After reviewing the actions of Zurich, we cannot say that its conduct should cause it to lose its subrogation rights.

Plaintiff's second argument is that the release was executed subject to Zurich's subrogation rights and, therefore, that these rights were not lost. Plaintiff cites as support for this argument the case of Miller v. Auto Owners Insurance Co., 392 So. 2d 1201 (Ala.Civ.App.1981), wherein the Court of Civil Appeals stated that a release will be regarded as subject to the rights of the insurer-subrogee if the tort-feasor has notice or knowledge of the insurer's subrogation rights at the time the release is executed by the insured. In Miller, however, the insurer had already paid the insured's claim under its collision coverage, and the insured, in return, then assigned the rights, title, and interest to all claims resulting from the accident through a subrogation agreement with the insurer. This Court noted in Barnes v. Tarver, 360 So. 2d 953 (Ala.1978), the following rule:

"Before subrogation or substitution can be decreed, or the right thereto declared to exist, the insurer must have paid the insured his loss according to the contract." [Emphasis added.]

360 So. 2d at 956, quoting Aetna Insurance Co. v. Hann, 196 Ala. 234, 240, 72 So. 48, 51 (1916). Another difference between Miller and the case at bar is that in Miller, the insurance company had initiated litigation to enforce its subrogation rights two weeks prior to the settlement between the tort-feasor and the insured. In the instant case, no suit had been filed because Zurich's subrogation rights had not yet ripened, due to its failure to reach agreement with the plaintiff on what was owed under the policy. Thus, at the time the plaintiff executed the agreement with Saunders, it was still the owner of any claims against Saunders, and by totally releasing Saunders from any claim against it, the plaintiff effectively destroyed Zurich's rights to subrogation from Saunders.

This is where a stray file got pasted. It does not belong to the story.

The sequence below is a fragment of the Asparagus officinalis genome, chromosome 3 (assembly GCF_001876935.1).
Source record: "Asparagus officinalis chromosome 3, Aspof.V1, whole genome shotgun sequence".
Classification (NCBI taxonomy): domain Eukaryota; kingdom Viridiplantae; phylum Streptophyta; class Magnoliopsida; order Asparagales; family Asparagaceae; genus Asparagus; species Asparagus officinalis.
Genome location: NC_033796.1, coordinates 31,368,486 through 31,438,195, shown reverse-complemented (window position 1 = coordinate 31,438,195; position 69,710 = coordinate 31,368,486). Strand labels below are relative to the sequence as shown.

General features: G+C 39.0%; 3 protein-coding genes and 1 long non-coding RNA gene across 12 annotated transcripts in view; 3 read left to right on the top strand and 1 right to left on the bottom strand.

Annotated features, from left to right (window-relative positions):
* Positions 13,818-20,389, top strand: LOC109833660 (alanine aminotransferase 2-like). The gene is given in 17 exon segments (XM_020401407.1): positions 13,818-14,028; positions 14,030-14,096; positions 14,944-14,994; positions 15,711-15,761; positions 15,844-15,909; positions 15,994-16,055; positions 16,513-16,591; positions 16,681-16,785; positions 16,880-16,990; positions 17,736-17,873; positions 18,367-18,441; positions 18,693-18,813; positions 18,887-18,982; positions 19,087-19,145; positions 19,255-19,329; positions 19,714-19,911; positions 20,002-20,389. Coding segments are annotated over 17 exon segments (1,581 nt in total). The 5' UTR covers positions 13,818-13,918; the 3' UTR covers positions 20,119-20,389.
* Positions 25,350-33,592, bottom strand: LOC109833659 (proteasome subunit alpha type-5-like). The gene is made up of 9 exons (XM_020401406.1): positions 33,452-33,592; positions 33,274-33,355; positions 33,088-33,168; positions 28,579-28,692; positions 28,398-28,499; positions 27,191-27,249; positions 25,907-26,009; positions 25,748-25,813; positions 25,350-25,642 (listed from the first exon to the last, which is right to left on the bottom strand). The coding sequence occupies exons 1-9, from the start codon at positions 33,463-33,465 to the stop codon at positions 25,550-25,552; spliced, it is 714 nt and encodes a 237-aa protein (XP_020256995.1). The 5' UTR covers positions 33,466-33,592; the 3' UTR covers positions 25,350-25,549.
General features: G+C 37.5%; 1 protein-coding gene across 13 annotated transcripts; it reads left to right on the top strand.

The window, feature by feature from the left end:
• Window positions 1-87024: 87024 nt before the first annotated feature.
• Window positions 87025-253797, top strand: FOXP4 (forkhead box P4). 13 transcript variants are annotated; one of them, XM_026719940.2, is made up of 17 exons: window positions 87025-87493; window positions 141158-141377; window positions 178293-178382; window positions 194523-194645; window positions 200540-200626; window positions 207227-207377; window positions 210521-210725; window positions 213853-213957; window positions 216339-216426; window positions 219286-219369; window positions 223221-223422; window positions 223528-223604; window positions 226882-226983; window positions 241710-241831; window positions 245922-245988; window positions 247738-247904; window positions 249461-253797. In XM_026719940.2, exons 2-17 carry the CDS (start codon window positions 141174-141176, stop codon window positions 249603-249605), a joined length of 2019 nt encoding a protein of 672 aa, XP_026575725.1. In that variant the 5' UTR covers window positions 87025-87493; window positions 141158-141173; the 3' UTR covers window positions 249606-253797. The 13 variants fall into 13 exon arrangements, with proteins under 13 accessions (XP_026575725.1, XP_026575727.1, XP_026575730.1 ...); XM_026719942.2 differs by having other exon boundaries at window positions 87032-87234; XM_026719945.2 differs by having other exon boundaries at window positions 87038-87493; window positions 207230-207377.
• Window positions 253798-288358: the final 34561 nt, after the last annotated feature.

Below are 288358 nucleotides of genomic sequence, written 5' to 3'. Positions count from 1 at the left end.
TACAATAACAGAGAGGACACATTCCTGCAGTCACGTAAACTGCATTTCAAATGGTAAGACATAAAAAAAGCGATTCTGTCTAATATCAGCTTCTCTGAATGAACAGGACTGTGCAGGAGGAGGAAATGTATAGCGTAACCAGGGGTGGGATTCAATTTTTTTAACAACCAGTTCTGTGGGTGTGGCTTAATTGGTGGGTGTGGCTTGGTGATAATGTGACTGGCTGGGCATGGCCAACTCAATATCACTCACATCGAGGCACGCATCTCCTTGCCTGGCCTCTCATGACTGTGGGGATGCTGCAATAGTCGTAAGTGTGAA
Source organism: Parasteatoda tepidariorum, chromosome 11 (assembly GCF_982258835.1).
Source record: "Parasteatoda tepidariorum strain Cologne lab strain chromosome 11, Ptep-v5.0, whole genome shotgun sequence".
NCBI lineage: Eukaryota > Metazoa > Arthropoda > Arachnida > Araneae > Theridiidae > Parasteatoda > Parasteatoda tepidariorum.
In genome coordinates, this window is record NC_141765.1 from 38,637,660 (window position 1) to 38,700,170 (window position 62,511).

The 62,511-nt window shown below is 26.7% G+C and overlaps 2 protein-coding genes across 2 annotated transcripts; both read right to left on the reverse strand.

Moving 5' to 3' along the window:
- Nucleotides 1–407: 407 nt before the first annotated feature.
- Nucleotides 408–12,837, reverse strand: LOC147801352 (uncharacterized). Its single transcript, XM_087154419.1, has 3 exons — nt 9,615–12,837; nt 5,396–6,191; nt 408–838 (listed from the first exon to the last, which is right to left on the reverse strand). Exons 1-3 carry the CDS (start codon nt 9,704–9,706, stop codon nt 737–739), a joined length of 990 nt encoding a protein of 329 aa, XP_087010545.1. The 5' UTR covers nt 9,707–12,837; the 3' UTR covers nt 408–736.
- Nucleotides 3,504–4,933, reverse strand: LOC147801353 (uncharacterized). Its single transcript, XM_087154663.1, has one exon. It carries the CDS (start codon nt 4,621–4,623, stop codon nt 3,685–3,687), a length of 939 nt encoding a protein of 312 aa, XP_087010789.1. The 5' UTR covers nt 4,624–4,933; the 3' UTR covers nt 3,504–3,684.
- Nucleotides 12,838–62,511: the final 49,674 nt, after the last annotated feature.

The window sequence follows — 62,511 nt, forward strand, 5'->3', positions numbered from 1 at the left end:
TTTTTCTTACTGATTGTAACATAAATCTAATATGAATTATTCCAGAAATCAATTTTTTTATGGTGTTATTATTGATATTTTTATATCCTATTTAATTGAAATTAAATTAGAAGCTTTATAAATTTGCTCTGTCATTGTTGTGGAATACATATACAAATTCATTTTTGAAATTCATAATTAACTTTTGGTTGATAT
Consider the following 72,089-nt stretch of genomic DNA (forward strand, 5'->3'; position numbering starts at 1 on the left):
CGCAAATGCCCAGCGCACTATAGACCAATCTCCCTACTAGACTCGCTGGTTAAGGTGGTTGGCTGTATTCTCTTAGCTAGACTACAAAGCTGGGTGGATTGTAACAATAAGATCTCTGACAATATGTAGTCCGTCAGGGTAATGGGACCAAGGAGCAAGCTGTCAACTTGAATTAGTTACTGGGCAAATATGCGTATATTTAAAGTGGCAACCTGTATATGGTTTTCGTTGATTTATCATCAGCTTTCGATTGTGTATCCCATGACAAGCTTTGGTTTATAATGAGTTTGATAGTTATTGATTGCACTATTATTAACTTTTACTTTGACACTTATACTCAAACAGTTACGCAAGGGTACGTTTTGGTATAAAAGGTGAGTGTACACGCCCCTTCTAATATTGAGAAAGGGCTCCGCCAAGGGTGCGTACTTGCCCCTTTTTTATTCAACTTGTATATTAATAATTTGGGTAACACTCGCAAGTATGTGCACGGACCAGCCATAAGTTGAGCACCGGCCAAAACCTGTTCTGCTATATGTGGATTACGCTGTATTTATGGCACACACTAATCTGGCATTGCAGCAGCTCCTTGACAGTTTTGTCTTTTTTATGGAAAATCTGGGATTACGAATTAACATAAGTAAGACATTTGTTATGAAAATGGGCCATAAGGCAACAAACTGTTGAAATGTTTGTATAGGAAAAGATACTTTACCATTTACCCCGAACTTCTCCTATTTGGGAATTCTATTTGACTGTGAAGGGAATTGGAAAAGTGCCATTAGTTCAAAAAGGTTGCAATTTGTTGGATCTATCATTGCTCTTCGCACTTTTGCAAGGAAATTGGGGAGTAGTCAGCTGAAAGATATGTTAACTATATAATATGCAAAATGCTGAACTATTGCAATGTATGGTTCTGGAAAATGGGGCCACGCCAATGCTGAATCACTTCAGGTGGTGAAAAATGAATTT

By executing a release with Saunders, plaintiff breached an express term of its contract of insurance with Zurich. Having settled all claims against Saunders, it rendered the contract of insurance "null and void as to the amount of any such claims," and, therefore, the plaintiff has no right to recover against Zurich. This legal principle is explained in Barnes v. Tarver, supra, wherein this Court reasoned: "The right to the insurer's subrogation is dependent upon its liability to [the insured], which in turn is dependent upon [the tort-feasor's] liability to [the insured]." 360 So. 2d at 956. In this case, Zurich's right to subrogation is dependent ultimately upon Saunders's liability to the plaintiff, which plaintiff released by the agreement.

For all of the above-stated reasons, the judgment of the trial court in favor of Zurich Insurance Company is affirmed.